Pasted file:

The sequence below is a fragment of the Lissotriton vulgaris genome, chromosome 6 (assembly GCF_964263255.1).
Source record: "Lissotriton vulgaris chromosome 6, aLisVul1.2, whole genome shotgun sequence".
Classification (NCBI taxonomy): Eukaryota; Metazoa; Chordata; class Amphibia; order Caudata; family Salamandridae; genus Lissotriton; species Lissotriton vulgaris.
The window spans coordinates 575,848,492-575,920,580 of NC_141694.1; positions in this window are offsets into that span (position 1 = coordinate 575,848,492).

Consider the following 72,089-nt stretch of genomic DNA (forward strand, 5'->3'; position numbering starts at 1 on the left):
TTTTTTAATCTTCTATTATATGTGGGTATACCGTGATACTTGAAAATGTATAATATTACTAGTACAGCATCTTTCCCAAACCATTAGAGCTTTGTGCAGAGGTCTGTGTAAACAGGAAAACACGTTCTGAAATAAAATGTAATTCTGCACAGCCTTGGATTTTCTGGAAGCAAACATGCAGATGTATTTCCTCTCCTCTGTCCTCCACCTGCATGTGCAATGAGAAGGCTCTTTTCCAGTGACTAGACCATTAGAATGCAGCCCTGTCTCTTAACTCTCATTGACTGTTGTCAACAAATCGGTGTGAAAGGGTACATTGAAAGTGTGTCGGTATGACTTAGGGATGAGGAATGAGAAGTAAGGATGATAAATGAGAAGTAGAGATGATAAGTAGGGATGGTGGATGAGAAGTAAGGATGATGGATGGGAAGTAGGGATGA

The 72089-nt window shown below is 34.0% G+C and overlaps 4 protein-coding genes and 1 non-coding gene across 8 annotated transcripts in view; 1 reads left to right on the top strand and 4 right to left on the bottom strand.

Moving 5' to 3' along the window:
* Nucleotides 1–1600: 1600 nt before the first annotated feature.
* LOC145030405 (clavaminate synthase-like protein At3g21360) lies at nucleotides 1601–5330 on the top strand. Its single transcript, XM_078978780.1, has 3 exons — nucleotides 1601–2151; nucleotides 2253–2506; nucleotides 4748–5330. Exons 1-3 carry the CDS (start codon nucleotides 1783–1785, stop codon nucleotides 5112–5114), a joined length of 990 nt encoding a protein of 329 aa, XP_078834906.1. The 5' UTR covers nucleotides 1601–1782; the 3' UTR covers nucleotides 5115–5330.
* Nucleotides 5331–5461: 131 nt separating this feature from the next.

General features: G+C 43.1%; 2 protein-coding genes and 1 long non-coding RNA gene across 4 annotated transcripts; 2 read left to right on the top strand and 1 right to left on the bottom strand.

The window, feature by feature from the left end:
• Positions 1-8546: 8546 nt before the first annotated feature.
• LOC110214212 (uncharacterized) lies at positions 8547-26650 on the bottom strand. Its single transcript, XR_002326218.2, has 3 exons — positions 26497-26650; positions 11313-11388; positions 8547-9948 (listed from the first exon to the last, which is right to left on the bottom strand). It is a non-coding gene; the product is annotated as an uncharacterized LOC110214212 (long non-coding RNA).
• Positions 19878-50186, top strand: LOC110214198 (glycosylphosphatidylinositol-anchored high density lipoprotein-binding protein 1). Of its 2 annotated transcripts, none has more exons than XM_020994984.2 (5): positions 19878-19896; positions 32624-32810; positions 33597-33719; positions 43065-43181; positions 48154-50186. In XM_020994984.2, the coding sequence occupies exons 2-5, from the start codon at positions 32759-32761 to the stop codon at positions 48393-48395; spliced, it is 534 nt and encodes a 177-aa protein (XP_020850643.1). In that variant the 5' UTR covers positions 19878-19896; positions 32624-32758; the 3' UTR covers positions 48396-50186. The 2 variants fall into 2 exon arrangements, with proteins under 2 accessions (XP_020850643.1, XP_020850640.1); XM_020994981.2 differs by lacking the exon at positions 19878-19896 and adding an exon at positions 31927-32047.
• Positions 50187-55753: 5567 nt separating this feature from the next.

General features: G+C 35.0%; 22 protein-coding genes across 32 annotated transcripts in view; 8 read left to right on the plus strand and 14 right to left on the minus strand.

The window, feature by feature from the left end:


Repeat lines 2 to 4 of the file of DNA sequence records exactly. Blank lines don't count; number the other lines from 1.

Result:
Source record: "Lissotriton vulgaris chromosome 6, aLisVul1.2, whole genome shotgun sequence".
Classification (NCBI taxonomy): Eukaryota; Metazoa; Chordata; class Amphibia; order Caudata; family Salamandridae; genus Lissotriton; species Lissotriton vulgaris.
The window spans coordinates 575,848,492-575,920,580 of NC_141694.1; positions in this window are offsets into that span (position 1 = coordinate 575,848,492).